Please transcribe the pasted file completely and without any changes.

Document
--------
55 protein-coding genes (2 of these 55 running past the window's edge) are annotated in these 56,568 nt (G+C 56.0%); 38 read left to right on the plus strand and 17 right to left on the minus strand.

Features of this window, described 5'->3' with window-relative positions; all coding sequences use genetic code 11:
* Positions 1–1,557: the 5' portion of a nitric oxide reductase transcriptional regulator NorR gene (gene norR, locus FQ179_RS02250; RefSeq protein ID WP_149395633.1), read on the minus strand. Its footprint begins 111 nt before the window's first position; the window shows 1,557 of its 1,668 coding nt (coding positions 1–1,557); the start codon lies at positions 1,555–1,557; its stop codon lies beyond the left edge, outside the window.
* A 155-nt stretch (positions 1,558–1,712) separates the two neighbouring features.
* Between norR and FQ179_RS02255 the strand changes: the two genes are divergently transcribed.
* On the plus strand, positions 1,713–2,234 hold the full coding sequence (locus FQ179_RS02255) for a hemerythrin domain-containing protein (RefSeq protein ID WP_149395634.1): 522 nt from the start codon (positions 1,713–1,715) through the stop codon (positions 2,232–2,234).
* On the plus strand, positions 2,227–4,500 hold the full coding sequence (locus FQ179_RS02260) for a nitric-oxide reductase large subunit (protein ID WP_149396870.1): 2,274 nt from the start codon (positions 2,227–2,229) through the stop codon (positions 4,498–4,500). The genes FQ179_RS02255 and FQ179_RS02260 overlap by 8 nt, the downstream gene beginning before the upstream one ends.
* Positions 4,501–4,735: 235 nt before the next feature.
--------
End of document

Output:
55 protein-coding genes (2 of these 55 running past the window's edge) are annotated in these 56,568 nt (G+C 56.0%); 38 read left to right on the plus strand and 17 right to left on the minus strand.

Features of this window, described 5'->3' with window-relative positions; all coding sequences use genetic code 11:
* Positions 1–1,557: the 5' portion of a nitric oxide reductase transcriptional regulator NorR gene (gene norR, locus FQ179_RS02250; RefSeq protein ID WP_149395633.1), read on the minus strand. Its footprint begins 111 nt before the window's first position; the window shows 1,557 of its 1,668 coding nt (coding positions 1–1,557); the start codon lies at positions 1,555–1,557; its stop codon lies beyond the left edge, outside the window.
* A 155-nt stretch (positions 1,558–1,712) separates the two neighbouring features.
* Between norR and FQ179_RS02255 the strand changes: the two genes are divergently transcribed.
* On the plus strand, positions 1,713–2,234 hold the full coding sequence (locus FQ179_RS02255) for a hemerythrin domain-containing protein (RefSeq protein ID WP_149395634.1): 522 nt from the start codon (positions 1,713–1,715) through the stop codon (positions 2,232–2,234).
* On the plus strand, positions 2,227–4,500 hold the full coding sequence (locus FQ179_RS02260) for a nitric-oxide reductase large subunit (protein ID WP_149396870.1): 2,274 nt from the start codon (positions 2,227–2,229) through the stop codon (positions 4,498–4,500). The genes FQ179_RS02255 and FQ179_RS02260 overlap by 8 nt, the downstream gene beginning before the upstream one ends.
* Positions 4,501–4,735: 235 nt before the next feature.